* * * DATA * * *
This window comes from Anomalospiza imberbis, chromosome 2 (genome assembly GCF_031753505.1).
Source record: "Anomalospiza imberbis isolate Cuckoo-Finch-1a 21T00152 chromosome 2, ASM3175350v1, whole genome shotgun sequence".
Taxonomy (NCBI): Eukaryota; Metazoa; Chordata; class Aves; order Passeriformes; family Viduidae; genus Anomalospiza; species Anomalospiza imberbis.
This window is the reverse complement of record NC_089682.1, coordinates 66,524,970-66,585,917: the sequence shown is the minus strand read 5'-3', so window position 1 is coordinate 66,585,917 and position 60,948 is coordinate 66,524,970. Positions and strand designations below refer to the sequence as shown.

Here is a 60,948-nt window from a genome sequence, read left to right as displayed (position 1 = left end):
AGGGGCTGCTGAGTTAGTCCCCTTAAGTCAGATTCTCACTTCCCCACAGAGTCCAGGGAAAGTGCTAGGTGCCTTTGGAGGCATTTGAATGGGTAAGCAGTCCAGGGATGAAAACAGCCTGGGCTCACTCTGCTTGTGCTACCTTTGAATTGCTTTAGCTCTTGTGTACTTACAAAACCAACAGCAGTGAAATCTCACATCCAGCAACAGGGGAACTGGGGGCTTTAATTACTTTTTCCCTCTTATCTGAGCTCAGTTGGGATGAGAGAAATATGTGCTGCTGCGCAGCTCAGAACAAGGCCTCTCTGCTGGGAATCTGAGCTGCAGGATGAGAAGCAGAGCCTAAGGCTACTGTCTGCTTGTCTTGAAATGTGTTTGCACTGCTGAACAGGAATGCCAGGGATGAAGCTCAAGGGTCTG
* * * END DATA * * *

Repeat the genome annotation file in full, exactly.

This window comes from Anomalospiza imberbis, chromosome 2 (genome assembly GCF_031753505.1).
Source record: "Anomalospiza imberbis isolate Cuckoo-Finch-1a 21T00152 chromosome 2, ASM3175350v1, whole genome shotgun sequence".
Taxonomy (NCBI): Eukaryota; Metazoa; Chordata; class Aves; order Passeriformes; family Viduidae; genus Anomalospiza; species Anomalospiza imberbis.
This window is the reverse complement of record NC_089682.1, coordinates 66,524,970-66,585,917: the sequence shown is the minus strand read 5'-3', so window position 1 is coordinate 66,585,917 and position 60,948 is coordinate 66,524,970. Positions and strand designations below refer to the sequence as shown.

Here is a 60,948-nt window from a genome sequence, read left to right as displayed (position 1 = left end):
AGGGGCTGCTGAGTTAGTCCCCTTAAGTCAGATTCTCACTTCCCCACAGAGTCCAGGGAAAGTGCTAGGTGCCTTTGGAGGCATTTGAATGGGTAAGCAGTCCAGGGATGAAAACAGCCTGGGCTCACTCTGCTTGTGCTACCTTTGAATTGCTTTAGCTCTTGTGTACTTACAAAACCAACAGCAGTGAAATCTCACATCCAGCAACAGGGGAACTGGGGGCTTTAATTACTTTTTCCCTCTTATCTGAGCTCAGTTGGGATGAGAGAAATATGTGCTGCTGCGCAGCTCAGAACAAGGCCTCTCTGCTGGGAATCTGAGCTGCAGGATGAGAAGCAGAGCCTAAGGCTACTGTCTGCTTGTCTTGAAATGTGTTTGCACTGCTGAACAGGAATGCCAGGGATGAAGCTCAAGGGTCTG